Tuesday, November 27, 2012
I was attracted to Tocqueville’s understanding ofAmerican lawyers because I thought he made clear why, if you were interested in "ethics," the law was and is a crucial resource for locating matters of significance in American society. The conflicts and arguments surrounding the law, therefore, can be illuminating for understanding how the moral convictions of Americans work. Thus Tocqueville’s observation, "There is hardly a political question in the United States which does not sooner or later turn into a judicial one." But it turns out that most political questions are moral questions in disguise. So I was attracted to the law because I thought the law exemplified how moral convictions entail a politics and how politics and the law manifest our most significant moral commitments.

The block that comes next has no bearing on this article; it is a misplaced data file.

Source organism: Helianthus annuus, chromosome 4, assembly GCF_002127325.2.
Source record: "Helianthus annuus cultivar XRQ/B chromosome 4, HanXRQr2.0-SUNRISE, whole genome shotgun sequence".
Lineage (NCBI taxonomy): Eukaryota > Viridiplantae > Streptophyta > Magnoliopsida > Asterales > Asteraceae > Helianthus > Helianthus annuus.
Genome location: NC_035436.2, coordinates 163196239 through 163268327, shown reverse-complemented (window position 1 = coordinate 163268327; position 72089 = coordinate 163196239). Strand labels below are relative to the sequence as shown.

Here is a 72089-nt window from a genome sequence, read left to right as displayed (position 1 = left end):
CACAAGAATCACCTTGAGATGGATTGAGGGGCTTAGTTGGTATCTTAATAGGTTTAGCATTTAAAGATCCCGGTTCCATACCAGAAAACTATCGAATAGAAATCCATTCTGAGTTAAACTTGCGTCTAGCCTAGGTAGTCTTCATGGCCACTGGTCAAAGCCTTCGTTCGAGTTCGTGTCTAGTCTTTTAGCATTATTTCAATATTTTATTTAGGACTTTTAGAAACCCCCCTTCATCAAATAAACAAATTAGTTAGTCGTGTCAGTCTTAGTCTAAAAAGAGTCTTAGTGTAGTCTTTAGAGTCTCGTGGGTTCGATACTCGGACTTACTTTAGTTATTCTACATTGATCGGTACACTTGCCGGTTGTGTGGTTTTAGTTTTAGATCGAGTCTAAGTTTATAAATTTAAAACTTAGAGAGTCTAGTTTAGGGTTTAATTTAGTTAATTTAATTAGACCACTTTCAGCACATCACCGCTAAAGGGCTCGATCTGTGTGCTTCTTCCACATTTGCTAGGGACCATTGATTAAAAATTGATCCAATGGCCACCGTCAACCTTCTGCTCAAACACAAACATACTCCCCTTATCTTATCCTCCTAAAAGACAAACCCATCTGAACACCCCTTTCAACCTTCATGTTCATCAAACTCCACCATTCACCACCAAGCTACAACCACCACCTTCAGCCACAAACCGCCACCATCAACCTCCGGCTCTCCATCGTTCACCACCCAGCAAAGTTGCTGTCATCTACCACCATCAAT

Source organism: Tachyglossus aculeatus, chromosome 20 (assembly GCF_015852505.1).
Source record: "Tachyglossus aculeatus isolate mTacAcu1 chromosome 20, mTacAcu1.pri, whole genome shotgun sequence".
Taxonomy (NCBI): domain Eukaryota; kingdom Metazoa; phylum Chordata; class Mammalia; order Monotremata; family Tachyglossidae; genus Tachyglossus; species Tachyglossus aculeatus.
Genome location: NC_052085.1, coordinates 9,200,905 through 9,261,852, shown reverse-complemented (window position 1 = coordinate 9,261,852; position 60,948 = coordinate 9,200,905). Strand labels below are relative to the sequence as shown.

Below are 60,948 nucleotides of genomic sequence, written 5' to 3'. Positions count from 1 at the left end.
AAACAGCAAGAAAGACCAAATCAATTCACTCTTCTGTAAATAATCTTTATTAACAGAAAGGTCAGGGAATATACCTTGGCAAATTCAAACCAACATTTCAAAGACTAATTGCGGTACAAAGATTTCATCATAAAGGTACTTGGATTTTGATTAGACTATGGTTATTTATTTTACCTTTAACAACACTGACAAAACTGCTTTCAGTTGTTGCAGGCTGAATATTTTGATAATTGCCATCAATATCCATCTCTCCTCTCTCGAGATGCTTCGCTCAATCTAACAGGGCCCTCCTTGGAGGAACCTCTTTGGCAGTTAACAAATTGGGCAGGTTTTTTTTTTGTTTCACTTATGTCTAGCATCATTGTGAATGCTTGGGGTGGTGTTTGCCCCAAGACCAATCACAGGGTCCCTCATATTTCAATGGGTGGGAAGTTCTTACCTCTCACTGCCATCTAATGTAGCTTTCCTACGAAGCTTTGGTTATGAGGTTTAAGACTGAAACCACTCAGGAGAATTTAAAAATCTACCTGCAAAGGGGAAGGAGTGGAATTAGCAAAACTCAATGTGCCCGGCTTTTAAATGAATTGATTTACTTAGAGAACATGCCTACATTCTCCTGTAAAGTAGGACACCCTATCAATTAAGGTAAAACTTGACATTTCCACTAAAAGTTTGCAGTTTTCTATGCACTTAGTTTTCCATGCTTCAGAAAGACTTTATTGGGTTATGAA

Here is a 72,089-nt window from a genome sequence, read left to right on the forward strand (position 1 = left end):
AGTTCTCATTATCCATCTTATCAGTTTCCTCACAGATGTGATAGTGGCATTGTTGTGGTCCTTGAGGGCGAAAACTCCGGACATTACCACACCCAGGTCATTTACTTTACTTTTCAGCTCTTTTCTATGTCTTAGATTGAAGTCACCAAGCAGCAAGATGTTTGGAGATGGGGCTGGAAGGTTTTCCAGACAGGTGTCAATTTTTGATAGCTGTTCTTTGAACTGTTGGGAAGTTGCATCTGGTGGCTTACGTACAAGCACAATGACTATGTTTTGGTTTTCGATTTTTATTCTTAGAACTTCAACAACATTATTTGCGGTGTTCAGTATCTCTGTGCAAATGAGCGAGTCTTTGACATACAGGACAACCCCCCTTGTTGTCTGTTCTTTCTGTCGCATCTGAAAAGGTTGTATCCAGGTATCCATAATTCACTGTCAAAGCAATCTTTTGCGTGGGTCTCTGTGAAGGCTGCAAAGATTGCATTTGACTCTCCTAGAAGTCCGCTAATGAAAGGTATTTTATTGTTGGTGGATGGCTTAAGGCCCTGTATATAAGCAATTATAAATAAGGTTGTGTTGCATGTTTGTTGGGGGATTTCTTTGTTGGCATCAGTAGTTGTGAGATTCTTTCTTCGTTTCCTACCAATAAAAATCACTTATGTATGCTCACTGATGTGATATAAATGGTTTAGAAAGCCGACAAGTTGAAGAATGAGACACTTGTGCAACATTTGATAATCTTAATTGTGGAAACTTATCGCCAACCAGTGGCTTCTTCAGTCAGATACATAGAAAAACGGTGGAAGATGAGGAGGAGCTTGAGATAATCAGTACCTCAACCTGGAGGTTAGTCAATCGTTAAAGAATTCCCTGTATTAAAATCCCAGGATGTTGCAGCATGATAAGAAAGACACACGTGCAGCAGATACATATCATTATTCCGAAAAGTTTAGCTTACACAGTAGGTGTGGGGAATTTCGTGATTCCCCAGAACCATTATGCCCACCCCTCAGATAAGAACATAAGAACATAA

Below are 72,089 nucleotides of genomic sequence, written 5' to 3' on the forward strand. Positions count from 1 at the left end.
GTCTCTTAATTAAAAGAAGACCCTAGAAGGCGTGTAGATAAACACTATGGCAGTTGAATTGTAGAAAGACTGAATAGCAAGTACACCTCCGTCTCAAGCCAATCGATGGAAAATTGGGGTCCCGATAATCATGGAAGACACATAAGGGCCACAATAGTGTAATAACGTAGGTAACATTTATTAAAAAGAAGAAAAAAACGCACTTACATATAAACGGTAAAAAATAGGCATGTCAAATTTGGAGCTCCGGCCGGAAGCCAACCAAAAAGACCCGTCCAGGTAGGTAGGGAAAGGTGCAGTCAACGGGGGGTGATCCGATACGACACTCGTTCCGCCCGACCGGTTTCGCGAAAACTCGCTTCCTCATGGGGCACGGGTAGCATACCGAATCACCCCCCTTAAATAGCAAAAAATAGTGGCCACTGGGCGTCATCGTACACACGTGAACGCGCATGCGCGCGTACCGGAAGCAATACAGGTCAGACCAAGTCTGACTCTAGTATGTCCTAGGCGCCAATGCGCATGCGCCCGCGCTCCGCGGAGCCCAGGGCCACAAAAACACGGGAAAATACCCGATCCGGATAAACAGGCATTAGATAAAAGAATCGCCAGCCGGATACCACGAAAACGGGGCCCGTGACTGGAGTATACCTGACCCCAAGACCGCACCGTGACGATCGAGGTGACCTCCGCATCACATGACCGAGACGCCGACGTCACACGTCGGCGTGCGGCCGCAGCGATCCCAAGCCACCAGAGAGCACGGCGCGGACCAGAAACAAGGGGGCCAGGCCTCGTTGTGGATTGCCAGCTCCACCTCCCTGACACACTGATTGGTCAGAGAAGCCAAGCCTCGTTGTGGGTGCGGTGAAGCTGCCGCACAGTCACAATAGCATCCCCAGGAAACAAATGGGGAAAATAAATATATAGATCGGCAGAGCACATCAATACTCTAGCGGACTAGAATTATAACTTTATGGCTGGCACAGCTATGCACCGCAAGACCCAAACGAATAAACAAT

Put as directly as I can, I was and continue to be fascinated by the law because it is just so damned interesting. One of the reasons the law is interesting is that its processes manifest a rationality that does not need a ground. For, if Tocqueville is right, American law is a law without a bottom. That is, it is a law without a bottom unless you think the Supreme Court is a bottom. So American law remains one of the paradigmatic places you can go to see the moral convictions of the American people displayed. Those convictions may not be my convictions, but the convictions that make me a Christian mean I cannot afford to ignore my neighbor.